# The SuperTrend Indicator in Python — Coding and Back-Testing Its Strategy

## How to code it, back-test it, and evaluate it on FX Trading

Oct 28 · 8 min read

This rare gem is a trend-following indicator that can be used either as a trading system or as a way to place your stops. We will introduce the intuition of the SuperTrend indicator, code it in Python, back-test a few strategies, and present our conclusion. Of course, just like any other indicator, the SuperTrend can find its place within a bigger trading system but not take over the whole decision-making process.

# Building Blocks

The first concept we should understand before creating the SuperTrend indicator is volatility. We sometimes measure volatility using the Average True Range. Although the ATR is considered a lagging indicator, it gives some insights as to where volatility is right now and where has it been last period (day, week, month, etc.). But before that, we should understand how the True Range is calculated (the ATR is just the average of that calculation).

The true range is simply the greatest of the three price differences:

• High - Low

Once we have got the maximum out of the above three, we simply take an average of n periods of the true ranges to get the Average True Range. Generally, since in periods of panic and price depreciation we see volatility go up, the ATR will most likely trend higher during these periods, similarly in times of steady uptrends or downtrends, the ATR will tend to go lower. One should always remember that this indicator is very lagging and therefore has to be used with extreme caution. Below is the function code that calculates a form of the ATR.

`def atr(Data, atr_lookback, high, low, close, whereTR, whereATR):        # TR    for i in range(len(Data)):                    Data[i, whereTR] = max(Data[i, high] - Data[i, low],                    abs(Data[i, high] - Data[i - 1, close]),                    abs(Data[i, low] - Data[i - 1, close]))            Data[0, whereATR] = Data[0, high] - Data[0, low]            Data[atr_lookback - 1, whereATR] = Data[0:atr_lookback - 1,  whereTR].mean()        first_atr = Data[0, whereATR]        for i in range(len(Data)):                Data[0, whereATR] = first_atr                 Data[i, whereATR] = (((Data[i - 1, whereATR] * (atr_lookback - 1)) + Data[i, whereTR]) / atr_lookback)        return Data`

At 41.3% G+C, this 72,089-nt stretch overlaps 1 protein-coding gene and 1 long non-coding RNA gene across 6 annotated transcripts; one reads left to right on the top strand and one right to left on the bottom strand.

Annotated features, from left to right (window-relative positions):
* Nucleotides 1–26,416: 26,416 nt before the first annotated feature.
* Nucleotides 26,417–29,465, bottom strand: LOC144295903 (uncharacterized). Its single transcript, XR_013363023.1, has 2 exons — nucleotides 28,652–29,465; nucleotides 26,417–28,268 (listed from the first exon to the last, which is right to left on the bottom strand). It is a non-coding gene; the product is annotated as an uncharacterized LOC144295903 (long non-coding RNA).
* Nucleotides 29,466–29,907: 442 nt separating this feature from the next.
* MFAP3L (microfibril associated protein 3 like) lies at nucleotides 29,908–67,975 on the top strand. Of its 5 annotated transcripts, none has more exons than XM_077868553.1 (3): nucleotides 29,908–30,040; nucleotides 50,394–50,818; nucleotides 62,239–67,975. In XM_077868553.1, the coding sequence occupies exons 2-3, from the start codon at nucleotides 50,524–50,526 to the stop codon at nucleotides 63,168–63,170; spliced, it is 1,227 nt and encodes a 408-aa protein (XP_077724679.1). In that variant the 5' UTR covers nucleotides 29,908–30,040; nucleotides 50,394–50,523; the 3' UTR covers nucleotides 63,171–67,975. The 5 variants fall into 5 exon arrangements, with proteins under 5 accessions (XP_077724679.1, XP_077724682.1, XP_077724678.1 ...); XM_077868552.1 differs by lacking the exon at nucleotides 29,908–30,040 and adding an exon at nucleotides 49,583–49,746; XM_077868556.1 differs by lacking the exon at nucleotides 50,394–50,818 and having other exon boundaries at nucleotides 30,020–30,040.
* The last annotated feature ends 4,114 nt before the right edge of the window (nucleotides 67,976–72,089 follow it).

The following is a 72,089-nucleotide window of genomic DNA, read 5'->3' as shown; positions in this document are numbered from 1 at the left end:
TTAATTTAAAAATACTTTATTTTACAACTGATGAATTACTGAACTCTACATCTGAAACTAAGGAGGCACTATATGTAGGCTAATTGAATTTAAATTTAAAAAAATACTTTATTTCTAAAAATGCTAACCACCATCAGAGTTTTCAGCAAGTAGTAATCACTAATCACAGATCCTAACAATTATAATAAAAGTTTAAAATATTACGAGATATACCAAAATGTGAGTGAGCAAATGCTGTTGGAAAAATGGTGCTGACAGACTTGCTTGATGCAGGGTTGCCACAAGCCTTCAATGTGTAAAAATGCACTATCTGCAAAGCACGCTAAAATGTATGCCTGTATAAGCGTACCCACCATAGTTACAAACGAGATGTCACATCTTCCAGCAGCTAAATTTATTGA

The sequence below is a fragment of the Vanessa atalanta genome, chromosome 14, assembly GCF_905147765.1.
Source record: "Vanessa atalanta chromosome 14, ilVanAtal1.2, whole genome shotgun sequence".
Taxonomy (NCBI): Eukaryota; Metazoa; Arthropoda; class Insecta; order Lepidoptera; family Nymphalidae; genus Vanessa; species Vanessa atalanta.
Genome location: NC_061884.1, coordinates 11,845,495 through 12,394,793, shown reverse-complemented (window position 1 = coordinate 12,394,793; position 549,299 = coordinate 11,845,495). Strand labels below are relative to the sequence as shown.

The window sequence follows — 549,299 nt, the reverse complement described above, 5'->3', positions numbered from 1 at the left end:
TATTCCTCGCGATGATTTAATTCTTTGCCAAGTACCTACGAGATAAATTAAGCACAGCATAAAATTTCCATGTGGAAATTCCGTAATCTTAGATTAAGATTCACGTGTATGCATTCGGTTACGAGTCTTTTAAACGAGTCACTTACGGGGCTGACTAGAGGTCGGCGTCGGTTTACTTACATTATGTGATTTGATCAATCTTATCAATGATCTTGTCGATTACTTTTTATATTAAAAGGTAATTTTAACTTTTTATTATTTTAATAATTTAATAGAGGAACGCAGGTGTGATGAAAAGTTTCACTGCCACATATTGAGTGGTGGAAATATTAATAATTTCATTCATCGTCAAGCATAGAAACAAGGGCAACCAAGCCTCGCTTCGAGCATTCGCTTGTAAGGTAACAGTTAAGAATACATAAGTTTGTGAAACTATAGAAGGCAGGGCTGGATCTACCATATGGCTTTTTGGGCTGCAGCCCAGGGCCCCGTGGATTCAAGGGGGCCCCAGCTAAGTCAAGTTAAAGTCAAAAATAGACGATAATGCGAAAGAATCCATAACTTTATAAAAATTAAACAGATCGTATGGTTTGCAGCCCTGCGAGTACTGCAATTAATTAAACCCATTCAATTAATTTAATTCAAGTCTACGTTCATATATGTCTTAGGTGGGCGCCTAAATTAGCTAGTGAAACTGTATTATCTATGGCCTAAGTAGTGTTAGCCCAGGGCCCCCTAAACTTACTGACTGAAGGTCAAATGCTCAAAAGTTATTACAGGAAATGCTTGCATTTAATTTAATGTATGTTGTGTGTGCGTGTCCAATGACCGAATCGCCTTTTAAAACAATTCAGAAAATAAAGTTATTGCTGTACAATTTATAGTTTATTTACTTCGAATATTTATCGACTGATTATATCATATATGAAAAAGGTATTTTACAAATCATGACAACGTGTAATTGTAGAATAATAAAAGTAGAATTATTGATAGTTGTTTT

The below chart shows the EURUSD daily values versus the 14-Day ATR. Notice the slightly negative visual correlation between the two. Also, we notice the spike in the ATR when the EURUSD started plummeting during the 2008 financial crisis.

Now that we have understood what the ATR is and how to calculate it, we can proceed further with the SuperTrend indicator. But wait, what if we try something more exciting? What if we try to make the ATR less lagging and consequently improve the SuperTrend’s efficiency? By using a simple manipulation, we can create a more dynamic Average True Range, here is the idea followed by the Python code: